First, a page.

Some of this metadata can only be provided by the producer of the information for the files they have created. Some of the metadata can be stored automatically when the document is created or when it is edited – e.g. the metadata automatically saved with a Word file (author, editor, file size, last edited, etc.)

When describing semantic content, it is recommended to use ready-made glossaries, either for specialist areas or general ones. This way, the meaning of the information is more easily related to commonly agreed meanings. For example, Finto is a common Finnish thesaurus and ontology service which enables the publication and browsing of vocabularies. The service also offers interfaces for integrating the thesauri and ontologies into other applications and systems. The Helsinki Term Bank for the Arts and Sciences (HTB) is a multidisciplinary project which aims to gather a shared, open and constantly updated terminological database for all fields of research in Finland to be used by the scientific community and citizens.

Metadata should always include authorship and copyright information. Without asking permission, it is not appropriate to publish metadata from other people’s material. It is a good idea for authors or copyright holders to share their metadata by means of a licence which allows the opportunity to disseminate metadata to different indexing services. A Creative Commons licence, for example, can be used to share some of the author’s rights and give the desired freedom to people using, viewing or experiencing the work.

Metadata also improves access and usability. It is recommended that metadata be produced for all research data in line with what are known as the FAIR principles (Findable, Accessible, Interoperable and Reusable). Fulfilling the FAIR principles breaks down barriers limiting the spread of research data and offers an opportunity to disseminate metadata to all indexing services that support FAIR data. The FAIR principles also encourage the creation of persistent identifiers and links to the data and adding these to the metadata, among other things. A persistent identifier is an equivalent to a bibliographical code such as ISBN and ISSN for the digital era. A persistent identifier means that data will always be found in the future.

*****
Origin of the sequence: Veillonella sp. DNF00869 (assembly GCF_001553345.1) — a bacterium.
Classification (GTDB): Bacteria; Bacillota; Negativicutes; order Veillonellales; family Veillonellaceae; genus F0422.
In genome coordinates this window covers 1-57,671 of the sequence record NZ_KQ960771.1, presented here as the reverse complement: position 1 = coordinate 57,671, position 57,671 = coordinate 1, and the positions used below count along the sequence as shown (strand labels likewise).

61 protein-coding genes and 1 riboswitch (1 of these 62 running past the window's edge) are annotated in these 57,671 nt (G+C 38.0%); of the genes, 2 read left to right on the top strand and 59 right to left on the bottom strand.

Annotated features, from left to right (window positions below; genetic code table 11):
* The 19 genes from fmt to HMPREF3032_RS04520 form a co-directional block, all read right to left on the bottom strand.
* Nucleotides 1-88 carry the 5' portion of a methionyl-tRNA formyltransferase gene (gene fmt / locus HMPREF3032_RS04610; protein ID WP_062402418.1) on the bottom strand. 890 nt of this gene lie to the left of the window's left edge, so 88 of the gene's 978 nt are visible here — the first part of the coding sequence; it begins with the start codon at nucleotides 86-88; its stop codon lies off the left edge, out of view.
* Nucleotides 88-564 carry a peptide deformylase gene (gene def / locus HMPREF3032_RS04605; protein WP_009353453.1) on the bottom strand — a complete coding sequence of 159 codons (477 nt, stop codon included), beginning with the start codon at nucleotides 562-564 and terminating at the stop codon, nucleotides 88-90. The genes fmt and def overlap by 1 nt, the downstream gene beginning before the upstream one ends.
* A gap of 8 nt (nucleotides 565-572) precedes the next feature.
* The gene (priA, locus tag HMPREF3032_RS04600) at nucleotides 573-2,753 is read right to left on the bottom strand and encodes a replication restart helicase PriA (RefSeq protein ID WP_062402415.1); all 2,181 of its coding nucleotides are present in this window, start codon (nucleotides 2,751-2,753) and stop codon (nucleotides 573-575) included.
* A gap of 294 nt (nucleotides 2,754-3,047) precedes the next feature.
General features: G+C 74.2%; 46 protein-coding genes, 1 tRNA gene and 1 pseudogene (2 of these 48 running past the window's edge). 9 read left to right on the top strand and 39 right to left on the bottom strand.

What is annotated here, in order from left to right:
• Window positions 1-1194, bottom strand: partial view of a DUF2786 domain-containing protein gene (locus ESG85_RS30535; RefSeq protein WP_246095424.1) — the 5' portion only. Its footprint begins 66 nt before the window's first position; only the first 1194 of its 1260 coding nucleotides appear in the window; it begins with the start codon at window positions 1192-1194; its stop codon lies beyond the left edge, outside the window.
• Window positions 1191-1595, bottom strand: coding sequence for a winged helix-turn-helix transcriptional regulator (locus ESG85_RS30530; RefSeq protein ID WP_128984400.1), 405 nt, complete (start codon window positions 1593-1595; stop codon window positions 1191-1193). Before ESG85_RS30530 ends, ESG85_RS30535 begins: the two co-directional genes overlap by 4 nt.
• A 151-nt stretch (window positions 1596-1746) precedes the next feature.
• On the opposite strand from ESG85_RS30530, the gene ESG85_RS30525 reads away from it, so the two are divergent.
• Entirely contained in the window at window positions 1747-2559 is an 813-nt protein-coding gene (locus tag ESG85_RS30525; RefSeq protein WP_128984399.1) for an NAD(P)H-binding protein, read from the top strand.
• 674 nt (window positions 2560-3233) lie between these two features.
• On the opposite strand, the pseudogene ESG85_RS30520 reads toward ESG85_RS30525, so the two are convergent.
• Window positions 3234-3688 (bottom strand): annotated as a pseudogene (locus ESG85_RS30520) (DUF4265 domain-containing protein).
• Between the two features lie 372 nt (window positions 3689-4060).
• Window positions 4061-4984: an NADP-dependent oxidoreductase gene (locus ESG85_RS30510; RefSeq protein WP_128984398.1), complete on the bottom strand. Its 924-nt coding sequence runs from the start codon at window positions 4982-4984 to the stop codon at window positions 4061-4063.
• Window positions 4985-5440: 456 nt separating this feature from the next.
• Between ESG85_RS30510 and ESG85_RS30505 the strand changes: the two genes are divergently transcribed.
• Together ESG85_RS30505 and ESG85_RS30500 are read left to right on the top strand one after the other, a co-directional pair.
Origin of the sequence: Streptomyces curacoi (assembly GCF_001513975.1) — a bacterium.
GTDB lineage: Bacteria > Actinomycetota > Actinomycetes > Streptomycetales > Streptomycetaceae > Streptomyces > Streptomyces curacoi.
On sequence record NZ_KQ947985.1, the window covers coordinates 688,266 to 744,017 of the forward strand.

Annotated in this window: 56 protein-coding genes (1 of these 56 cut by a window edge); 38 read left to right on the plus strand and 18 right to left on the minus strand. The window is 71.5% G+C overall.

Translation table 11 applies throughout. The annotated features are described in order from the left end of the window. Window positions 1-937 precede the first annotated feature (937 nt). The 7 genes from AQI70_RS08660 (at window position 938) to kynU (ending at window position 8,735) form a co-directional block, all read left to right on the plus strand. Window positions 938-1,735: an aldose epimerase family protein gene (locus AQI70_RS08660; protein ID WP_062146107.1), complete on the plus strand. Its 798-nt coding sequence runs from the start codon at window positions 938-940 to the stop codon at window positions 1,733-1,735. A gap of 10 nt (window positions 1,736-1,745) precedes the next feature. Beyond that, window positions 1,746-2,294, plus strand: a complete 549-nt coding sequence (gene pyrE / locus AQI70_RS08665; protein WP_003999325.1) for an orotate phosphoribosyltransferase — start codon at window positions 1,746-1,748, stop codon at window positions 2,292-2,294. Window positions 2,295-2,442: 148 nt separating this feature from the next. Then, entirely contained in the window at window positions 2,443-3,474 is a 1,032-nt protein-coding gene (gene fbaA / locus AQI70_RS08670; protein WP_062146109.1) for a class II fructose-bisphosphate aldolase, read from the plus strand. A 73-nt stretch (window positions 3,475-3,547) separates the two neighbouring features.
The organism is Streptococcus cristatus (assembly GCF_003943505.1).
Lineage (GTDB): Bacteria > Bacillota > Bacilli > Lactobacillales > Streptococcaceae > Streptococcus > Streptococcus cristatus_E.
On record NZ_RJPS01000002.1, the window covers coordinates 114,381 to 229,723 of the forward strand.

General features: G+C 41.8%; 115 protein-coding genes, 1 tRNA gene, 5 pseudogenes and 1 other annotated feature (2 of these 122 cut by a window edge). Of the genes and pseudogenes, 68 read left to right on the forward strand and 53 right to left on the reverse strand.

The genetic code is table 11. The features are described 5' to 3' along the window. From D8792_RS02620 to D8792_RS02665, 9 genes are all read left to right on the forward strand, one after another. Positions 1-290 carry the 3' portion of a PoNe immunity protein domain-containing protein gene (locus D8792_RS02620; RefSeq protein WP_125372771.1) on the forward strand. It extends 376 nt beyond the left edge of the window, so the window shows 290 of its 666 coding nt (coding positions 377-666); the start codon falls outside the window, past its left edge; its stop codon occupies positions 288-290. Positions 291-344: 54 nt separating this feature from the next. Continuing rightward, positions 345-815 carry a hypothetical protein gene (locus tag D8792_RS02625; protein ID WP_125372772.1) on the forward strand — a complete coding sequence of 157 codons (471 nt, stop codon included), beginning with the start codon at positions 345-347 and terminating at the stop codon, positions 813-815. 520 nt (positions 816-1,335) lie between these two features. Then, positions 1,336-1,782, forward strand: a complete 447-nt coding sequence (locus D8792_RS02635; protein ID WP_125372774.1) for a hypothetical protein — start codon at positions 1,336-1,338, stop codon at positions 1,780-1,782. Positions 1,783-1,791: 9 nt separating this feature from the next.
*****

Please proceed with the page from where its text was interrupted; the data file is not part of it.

Into the digisphere

The most important outcome of good metadata, however, is connectedto research activities – they have a part to play in enabling responsible science. They make it easier for research results to be verifiable and replicable in the different phases of the lifecycle of the data and enable results to be made use of. In a world with huge amounts of digital data, they help to keep information alive, in other words see it updated, new versions produced and it re-used.

New ways of using data are also new ways of conducting research. Eventually, many research tools are mainstreamed to a wider audience. The World Wide Web is a prime example.

We are now living at a watershed in which in the future besides research data, digital devices, built environments and other elements will be part of the information technology world, the digisphere. High-quality metadata will help research data to step into this expanding digital sphere.

Pirjo-Leena Forsström is a Development Director at CSC – IT Centre for Science, Finland.

Further information:

The Helsinki Term Bank for the Arts and Sciences:
Creative Commons licences:
FAIR principles:
Airi Salminen: “Metatiedot organisaatioiden sisällönhallinnassa”. Published in Lehtinen, A., Salminen, A., Nurmeksela, R., Metadata support for the information management in the Finnish legislative process. RASKE2 project second preliminary report (pp. 4–13). Finnish Parliamentary Office publication 7/2005. Helsinki: Parliamentary Office.